A little more than a month ago, I came across a tiny little blurb about the rising popularity of food swaps in Whole Living magazine. Food swaps started getting attention after they gained some traction in New York City last spring. It’s really an old fashioned concept, yet feels new again in the era of social media that brings like-minded foodies together without major effort.
On Sunday, I attended my first event, hosted by the Boston Food Swap. I love making granola and figured it may be worth a shot to see what I could trade for it. The basic idea is to show up with something “homemade, homegrown or foraged by you” according to the rules of the swap. Beyond these rules, there are no limits to the variety you will find at the swap, covering both the savory and the sweet.
I packaged my granola in mason jars in a variety of sizes to give me a little more bargaining power. I dressed them up with red baker’s twine in honor of Valentine’s Day this week. My tote of edibles was a little heavy so I may opt for coffee kraft bags next time around.
The Boston Food Swap is currently being held at Space With a Soul (281 Summer St, Boston). Upon arrival, there were a number of swappers already set-up with samples being shared. I got my granola set up with samples offered in cupcake liners. There was plenty of time for sampling and socializing before the real fun began.
At this weekend’s swap, there was about 13 swappers. In the summer months, co-founder Tara B. said the numbers swell to 30-40 people when they come in to swap some of their summer harvest. Count me in for that too!
Some people come each month with a specific food item, like preserves. They are known for it. Other people mix it up each month depending on the time of year and what they feel like cooking. I wish I had heard about the swap earlier as they hosted a Cookie Swap in December. Yum.
The bidding process began and I hung back a little to better understand how this was going to work. Essentially you write in what you are willing to trade for a given item. In my swap sheet above, you can see there was a pretty good response to the granola. (smile) The next step was to make the trades. I can say that I got to bring home a fun foodie mix of treats, including the cupcake in a jar, which will be our Valentine’s Day treat tonight. I did not however, get my hands on the Tuscan White bean salad. Swappers don’t need to bring enough for everyone, so if you notice there is only a couple of a specific item, act fast. Lesson learned for the next swap.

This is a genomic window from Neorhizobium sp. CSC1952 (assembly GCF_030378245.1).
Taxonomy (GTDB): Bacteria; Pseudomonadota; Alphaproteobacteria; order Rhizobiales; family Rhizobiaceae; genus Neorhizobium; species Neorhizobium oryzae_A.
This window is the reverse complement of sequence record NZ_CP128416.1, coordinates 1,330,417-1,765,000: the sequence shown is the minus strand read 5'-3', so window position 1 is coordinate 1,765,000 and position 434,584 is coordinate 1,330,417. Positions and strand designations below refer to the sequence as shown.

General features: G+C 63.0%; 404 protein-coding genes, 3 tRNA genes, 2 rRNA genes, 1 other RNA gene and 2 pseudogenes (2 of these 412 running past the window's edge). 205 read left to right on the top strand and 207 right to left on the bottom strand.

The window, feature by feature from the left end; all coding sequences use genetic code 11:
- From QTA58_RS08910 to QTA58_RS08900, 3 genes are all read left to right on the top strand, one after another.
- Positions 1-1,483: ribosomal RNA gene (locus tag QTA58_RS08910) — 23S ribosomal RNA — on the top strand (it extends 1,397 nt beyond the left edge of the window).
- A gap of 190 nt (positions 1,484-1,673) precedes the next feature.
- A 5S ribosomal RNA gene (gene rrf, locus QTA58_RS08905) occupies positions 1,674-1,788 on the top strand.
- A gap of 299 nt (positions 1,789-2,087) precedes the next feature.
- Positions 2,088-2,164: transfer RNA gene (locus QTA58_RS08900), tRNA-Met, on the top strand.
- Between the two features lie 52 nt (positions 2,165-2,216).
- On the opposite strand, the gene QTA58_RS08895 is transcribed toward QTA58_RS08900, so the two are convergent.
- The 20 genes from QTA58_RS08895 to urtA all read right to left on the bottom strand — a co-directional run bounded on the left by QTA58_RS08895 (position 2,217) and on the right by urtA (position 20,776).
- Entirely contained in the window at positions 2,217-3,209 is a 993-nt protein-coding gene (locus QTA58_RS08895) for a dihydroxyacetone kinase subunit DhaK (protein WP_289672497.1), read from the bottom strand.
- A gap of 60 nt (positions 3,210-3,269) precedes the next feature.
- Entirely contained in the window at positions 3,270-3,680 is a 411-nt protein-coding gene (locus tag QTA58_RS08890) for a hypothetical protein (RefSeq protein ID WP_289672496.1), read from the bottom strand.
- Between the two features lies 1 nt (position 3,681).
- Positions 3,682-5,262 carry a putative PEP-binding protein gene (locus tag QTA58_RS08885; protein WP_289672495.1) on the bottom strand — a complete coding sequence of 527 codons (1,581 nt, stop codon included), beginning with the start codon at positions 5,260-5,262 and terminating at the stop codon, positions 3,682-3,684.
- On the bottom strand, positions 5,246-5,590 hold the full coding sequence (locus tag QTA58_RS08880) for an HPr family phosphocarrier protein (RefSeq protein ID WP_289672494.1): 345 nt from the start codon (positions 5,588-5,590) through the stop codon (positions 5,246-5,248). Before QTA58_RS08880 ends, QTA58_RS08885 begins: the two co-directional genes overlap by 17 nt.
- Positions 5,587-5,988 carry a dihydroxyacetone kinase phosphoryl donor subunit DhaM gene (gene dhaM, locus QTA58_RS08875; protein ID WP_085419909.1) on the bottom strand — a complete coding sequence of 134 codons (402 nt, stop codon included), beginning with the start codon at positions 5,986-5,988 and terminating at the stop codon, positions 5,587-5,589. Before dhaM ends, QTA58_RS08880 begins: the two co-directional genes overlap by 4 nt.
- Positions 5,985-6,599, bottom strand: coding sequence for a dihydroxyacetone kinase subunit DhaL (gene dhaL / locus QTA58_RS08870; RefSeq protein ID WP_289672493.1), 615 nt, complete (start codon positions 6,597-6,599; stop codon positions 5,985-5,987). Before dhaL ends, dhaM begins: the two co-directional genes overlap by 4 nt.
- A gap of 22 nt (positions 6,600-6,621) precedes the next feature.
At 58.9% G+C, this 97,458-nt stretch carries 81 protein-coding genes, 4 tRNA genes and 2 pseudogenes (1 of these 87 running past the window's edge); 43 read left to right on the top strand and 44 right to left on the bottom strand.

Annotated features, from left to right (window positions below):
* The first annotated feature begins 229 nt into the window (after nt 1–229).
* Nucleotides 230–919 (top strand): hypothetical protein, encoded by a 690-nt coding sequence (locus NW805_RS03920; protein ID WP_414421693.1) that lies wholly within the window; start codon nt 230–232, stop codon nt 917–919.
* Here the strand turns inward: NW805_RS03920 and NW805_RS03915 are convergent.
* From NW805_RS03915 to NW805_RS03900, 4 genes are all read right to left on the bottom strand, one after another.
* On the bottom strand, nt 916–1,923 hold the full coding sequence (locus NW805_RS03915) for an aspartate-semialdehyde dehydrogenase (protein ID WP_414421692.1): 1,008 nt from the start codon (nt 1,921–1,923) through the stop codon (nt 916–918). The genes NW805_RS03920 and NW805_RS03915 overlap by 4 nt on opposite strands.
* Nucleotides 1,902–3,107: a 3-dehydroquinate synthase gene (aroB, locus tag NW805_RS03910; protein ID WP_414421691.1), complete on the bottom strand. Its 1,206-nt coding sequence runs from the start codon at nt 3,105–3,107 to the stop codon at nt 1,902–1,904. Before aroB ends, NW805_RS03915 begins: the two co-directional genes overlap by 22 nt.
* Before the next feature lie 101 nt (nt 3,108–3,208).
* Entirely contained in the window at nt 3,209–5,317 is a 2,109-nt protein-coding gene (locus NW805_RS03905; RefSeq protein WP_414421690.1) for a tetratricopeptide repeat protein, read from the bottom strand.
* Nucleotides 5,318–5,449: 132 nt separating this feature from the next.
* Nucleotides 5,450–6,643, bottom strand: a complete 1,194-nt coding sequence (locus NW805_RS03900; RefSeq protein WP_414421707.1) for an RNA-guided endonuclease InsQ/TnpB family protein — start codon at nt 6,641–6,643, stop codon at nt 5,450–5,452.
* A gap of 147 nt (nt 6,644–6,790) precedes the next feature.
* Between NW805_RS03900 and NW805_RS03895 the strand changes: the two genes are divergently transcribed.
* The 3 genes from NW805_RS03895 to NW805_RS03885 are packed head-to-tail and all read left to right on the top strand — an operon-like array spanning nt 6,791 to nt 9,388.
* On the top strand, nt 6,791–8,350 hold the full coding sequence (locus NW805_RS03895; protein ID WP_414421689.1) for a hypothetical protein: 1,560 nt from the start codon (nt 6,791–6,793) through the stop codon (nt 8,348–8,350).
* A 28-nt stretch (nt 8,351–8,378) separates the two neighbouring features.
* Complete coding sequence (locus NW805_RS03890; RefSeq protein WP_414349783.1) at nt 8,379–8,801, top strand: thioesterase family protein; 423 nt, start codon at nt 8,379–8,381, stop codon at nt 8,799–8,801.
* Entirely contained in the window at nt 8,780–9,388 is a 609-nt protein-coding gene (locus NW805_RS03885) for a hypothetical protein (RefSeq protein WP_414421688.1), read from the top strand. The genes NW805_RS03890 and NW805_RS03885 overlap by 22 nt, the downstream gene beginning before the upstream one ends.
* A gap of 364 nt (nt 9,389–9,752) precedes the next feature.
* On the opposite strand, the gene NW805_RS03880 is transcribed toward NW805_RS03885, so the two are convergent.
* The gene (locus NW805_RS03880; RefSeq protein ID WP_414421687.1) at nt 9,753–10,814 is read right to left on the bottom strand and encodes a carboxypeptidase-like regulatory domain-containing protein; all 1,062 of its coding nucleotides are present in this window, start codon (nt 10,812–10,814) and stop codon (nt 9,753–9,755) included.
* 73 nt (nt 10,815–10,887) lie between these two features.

Here is someone’s haul for the day, including fresh bread, blood orange curd, tabbouleh and my granola. I need to remember a cute basket like this for next time around.
To learn more about the Boston Food Swap, visit their website or their Facebook page. They have been organizing swaps since June 2011. (Where have I been?!) Mark your calendars for the next swap, March 18th, please RSVP online. You may just find some duck eggs there.
If you are not in the Boston area, check out Food Swap Resource to find one in your neck of the woods. Not near one? Start your own with neighborhood friends, church members, playgroup parents or anyone else with a love for food and sharing with friends.
I’ll share some additional details in a later post about some of the fun items I’m enjoying this week. On deck is lasagna with homemade ricotta, and of course, the cupcakes in a jar which my three year old I’m sure will adore.
Oh, and if you were at the swap, don’t miss my Homemade Yogurt post! It goes great with granola.
This post is shared with the great eco-friendly sites of Frugally Sustainable, Country Homemaker and SortaCrunchy. Also sharing with Blue Cricket Design, a link-up of creative ideas, and Raising Homemakers.
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About Emily Roach
Emily Roach is a culinary nutrition expert and works with clients to create a healthy lifestyle design. She loves teaching her kids how to cook, playing tennis and inspiring women to take control of their health. Emily does one-on-one consulting, cooking workshops and speaking engagements.